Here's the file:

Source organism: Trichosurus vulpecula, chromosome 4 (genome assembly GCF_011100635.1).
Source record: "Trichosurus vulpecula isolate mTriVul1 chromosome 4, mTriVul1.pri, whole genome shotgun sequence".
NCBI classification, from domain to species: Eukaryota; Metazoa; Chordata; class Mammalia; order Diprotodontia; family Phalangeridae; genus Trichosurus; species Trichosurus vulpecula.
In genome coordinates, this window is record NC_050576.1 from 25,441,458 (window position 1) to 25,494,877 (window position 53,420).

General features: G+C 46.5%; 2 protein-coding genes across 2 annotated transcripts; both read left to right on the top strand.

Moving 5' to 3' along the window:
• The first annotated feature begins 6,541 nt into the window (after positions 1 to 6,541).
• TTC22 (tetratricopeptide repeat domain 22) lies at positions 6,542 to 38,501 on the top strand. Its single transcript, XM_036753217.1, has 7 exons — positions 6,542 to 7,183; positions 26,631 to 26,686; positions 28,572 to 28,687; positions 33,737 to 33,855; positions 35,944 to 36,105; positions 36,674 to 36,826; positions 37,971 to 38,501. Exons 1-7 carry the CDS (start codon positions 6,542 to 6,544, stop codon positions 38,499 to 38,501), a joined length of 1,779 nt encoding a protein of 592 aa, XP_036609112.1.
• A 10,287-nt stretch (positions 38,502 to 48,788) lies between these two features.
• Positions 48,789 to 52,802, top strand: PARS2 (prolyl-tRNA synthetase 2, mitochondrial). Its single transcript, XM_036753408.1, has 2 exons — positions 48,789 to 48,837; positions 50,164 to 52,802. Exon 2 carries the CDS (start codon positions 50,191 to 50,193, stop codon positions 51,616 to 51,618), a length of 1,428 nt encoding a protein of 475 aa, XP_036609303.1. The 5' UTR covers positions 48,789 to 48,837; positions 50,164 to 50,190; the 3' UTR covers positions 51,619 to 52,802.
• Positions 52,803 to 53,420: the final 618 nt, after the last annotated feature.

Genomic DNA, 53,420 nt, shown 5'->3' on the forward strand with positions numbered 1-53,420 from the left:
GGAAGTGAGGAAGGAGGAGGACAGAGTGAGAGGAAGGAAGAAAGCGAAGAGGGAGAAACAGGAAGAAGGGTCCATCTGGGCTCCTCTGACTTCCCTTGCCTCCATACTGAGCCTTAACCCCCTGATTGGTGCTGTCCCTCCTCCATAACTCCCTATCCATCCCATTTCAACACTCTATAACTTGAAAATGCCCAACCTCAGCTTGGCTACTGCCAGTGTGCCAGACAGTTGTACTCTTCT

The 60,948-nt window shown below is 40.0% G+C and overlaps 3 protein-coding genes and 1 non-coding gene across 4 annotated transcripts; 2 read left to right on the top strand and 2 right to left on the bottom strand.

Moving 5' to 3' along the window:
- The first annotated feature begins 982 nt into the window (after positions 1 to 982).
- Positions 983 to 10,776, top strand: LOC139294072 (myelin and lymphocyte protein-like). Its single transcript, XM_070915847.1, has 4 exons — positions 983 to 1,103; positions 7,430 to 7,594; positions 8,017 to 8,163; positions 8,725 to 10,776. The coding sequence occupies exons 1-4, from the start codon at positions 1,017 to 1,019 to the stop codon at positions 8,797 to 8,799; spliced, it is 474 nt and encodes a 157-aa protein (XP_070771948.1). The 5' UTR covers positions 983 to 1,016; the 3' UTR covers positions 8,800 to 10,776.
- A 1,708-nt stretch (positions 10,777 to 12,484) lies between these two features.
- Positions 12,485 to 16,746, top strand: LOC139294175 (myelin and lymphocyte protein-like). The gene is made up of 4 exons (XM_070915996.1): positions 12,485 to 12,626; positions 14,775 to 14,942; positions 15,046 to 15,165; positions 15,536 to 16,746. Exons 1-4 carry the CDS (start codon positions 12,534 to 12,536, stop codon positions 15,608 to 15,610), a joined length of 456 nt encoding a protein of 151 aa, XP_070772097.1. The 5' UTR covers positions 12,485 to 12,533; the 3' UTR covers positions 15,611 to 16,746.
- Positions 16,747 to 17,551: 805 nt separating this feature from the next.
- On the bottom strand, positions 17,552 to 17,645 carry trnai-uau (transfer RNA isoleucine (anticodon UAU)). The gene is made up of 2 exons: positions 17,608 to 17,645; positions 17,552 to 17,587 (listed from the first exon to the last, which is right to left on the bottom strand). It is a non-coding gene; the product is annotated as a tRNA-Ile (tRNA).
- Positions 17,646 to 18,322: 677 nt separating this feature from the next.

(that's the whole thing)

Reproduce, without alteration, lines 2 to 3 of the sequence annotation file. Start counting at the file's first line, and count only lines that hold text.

Source record: "Trichosurus vulpecula isolate mTriVul1 chromosome 4, mTriVul1.pri, whole genome shotgun sequence".
NCBI classification, from domain to species: Eukaryota; Metazoa; Chordata; class Mammalia; order Diprotodontia; family Phalangeridae; genus Trichosurus; species Trichosurus vulpecula.